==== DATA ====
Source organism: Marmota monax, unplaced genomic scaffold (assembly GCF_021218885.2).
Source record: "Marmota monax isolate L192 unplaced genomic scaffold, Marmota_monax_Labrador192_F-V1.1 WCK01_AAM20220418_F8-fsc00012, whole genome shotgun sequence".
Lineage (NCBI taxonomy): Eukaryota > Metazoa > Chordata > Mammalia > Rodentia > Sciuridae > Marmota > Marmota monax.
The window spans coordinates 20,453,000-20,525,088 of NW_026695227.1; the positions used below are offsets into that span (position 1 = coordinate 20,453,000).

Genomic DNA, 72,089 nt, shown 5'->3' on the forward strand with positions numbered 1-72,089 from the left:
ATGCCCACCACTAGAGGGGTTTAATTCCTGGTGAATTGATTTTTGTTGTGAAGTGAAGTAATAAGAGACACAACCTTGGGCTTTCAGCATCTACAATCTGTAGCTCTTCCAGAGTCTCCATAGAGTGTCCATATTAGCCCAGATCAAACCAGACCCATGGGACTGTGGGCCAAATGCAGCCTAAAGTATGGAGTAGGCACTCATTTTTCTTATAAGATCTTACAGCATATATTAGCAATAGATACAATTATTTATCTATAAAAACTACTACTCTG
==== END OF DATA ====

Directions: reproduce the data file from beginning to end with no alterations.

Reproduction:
Source organism: Marmota monax, unplaced genomic scaffold (assembly GCF_021218885.2).
Source record: "Marmota monax isolate L192 unplaced genomic scaffold, Marmota_monax_Labrador192_F-V1.1 WCK01_AAM20220418_F8-fsc00012, whole genome shotgun sequence".
Lineage (NCBI taxonomy): Eukaryota > Metazoa > Chordata > Mammalia > Rodentia > Sciuridae > Marmota > Marmota monax.
The window spans coordinates 20,453,000-20,525,088 of NW_026695227.1; the positions used below are offsets into that span (position 1 = coordinate 20,453,000).

Genomic DNA, 72,089 nt, shown 5'->3' on the forward strand with positions numbered 1-72,089 from the left:
ATGCCCACCACTAGAGGGGTTTAATTCCTGGTGAATTGATTTTTGTTGTGAAGTGAAGTAATAAGAGACACAACCTTGGGCTTTCAGCATCTACAATCTGTAGCTCTTCCAGAGTCTCCATAGAGTGTCCATATTAGCCCAGATCAAACCAGACCCATGGGACTGTGGGCCAAATGCAGCCTAAAGTATGGAGTAGGCACTCATTTTTCTTATAAGATCTTACAGCATATATTAGCAATAGATACAATTATTTATCTATAAAAACTACTACTCTG